Palma (Mallorca) from 12 to 13 July 2016
First meeting of the SEJyD
(Society for the Advancement of Judgment
and Decision Making Studies)


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Keynote speakers
 


     

SEPEX Plenary lecture by Dr. Martin Skov
Centre for Decision Neuroscience, University of Copenhagen.
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“The influence of aesthetic cues on decision-making”

Aesthetic cues are often thought of as non-functional properties of an object that contribute to the appearance, but not the “content” of the object. For example, a chair can be made from any number of different materials, take on a variety of geometrical forms, or be colored whatever color was available to the chair maker. None of these features are relevant to the chair’s status as “chair”, or – in general – to its use. They do, however, affect the “look” of chair, its “design” or “style”. 

A vast array of empirical research show that such aesthetic cues influence decision-making, for instance decisions about how to act in social interactions, which products to buy, or how to organize the habitat we inhabit. To decision researchers this fact is of interest at least for two reasons. One is that, at least on some assumptions about how decision-making works, aesthetic cues should be irrelevant to the decision-making process. It makes little sense, for example, that people behave more fair or collaborative in social dilemmas when the other person they interact with is attractive. Or that the type of cutlery used can affect how much diners are willing to pay for a meal. (But it can.) The other reason is that aesthetic cues often are inconspicuous. We are rarely conscious of the fact that the facial features of the person we are dealing with inform how we assess economic options, or that the cutlery we eat with affects how we value the meal being eaten. In this sense, aesthetic cues can be said to be rather overlooked as a factor influencing decision-making.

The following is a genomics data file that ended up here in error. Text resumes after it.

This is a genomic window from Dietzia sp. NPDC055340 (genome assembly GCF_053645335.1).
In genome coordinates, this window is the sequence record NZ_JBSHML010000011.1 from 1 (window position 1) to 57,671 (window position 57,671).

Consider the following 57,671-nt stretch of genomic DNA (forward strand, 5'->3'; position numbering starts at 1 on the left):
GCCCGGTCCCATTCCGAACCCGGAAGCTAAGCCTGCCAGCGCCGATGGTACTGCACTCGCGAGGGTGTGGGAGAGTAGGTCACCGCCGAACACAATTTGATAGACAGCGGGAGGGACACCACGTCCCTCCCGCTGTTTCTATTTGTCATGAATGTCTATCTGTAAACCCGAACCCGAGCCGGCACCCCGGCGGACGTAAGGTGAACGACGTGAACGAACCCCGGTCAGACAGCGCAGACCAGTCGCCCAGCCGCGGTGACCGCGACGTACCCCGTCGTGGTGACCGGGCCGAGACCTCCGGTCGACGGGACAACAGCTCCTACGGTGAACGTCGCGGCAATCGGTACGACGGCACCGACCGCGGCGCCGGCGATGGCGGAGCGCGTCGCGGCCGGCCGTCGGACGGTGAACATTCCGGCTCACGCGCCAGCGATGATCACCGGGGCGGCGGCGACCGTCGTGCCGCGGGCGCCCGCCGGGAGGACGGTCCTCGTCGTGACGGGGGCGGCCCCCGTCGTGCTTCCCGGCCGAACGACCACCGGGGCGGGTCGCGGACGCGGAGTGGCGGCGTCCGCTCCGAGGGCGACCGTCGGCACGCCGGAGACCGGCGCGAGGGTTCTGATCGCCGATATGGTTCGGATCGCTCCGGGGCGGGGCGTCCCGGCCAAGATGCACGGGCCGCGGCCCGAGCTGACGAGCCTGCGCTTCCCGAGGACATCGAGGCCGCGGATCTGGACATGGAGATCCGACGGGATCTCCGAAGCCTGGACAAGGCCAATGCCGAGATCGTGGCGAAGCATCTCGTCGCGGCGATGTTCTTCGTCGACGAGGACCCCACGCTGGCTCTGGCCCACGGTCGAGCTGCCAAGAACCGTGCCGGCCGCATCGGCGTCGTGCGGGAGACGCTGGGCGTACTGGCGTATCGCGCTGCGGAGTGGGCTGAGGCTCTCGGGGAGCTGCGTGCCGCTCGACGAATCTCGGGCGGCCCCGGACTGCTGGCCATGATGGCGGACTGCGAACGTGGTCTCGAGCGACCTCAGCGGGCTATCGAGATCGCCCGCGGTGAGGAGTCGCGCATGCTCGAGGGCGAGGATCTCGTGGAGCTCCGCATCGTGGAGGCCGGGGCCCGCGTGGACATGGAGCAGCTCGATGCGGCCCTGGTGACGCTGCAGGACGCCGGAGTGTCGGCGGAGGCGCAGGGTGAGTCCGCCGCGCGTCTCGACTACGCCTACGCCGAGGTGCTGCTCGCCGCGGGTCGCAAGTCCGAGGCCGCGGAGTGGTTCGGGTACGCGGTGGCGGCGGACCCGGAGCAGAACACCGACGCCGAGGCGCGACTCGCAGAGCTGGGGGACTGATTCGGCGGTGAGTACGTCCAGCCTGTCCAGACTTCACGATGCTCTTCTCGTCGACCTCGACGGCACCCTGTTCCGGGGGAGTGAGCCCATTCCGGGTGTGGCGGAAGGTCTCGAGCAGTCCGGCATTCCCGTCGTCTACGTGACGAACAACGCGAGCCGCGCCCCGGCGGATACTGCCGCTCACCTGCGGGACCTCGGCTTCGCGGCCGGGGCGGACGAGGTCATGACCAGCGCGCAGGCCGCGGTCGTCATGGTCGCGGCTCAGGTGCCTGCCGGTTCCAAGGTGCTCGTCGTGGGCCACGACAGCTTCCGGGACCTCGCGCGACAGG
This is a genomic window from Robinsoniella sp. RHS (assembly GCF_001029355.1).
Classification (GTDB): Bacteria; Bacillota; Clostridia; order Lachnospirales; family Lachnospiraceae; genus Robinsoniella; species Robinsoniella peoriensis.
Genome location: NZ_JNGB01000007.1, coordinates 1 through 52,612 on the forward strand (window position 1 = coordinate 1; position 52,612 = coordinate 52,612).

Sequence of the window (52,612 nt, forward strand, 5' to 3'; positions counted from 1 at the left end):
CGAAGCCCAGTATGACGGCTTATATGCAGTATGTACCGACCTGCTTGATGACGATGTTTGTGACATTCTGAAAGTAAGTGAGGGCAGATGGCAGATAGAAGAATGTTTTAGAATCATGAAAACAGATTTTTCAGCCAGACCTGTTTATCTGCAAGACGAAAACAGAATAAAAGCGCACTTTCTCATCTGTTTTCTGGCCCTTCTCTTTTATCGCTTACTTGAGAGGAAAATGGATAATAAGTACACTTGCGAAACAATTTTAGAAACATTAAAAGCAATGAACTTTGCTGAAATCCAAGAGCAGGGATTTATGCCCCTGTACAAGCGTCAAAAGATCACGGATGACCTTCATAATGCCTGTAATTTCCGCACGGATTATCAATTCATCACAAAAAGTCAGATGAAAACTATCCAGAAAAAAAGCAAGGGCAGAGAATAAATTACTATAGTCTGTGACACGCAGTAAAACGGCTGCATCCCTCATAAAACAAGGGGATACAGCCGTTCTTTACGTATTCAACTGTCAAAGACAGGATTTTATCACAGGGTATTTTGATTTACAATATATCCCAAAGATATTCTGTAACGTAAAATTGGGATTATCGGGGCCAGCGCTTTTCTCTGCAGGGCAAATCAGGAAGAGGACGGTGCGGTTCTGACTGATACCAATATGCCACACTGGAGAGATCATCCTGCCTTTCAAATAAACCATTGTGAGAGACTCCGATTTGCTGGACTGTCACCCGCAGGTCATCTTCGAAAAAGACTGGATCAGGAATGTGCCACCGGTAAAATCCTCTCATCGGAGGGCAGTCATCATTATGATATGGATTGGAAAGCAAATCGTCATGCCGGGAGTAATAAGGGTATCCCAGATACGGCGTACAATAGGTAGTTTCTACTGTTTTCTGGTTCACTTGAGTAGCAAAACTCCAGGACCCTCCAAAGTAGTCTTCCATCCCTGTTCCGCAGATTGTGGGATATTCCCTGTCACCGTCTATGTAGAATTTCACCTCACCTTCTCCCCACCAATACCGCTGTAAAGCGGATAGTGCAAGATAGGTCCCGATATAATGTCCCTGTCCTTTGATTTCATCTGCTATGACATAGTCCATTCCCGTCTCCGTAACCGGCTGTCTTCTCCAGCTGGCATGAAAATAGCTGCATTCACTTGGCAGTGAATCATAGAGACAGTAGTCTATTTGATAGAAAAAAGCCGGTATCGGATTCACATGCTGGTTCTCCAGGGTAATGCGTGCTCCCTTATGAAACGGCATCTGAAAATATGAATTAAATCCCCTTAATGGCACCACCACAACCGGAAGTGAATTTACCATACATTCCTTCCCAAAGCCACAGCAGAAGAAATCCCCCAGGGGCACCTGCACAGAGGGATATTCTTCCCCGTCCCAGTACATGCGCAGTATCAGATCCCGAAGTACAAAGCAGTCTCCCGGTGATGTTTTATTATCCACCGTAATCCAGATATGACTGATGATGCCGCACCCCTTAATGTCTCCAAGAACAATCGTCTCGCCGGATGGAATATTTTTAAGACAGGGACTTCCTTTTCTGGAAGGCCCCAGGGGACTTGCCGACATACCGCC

In my talk I will present empirical results demonstrating how pervasive aesthetic cues are in human decision-making across many different domains. I will then discuss why they modulate decision-making processes. In short, recent neuroaesthetic research suggests that aesthetic cues can modulate neural processes in the reward system, impacting both valuation assessments for an object as well as motivational drive.

       

 

 



 
     

Plenary Lecture by Dr. Konstantinos Katsikopoulos
Deputy Director at the Max Planck Institute for Human Development, Berlin.

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“Decision theory and rules of thumb”

Decision theory has been dominated by a logic of complexity: The world is complex, and so must be the models used to make decisions. Standard models evaluate as many options as possible, by making tradeoffs between each option’s good and bad features. Problems with this decision theory are well known. It is challenging to gather the information the models require, and decision-makers do not understand the models. In the last three decades, research in cognitive psychology and behavioral ecology has provided the foundations of an alternative decision theory: This theory is inspired by the simple rules of thumb animals and people actually use. These rules of thumb do not require a lot of information and do not perform complex tradeoffs; rather, they adaptively rely on human expertise, such as the knowledge of informative features and the use of core capacities (i.e., visual tracking or recognition memory). Surprisingly, in problems spanning economics, management, health and safety, simple rules of thumb can perform better than the more complex standard models. The future of decision theory depends on how wisely can researchers combine standard models and rules of thumb.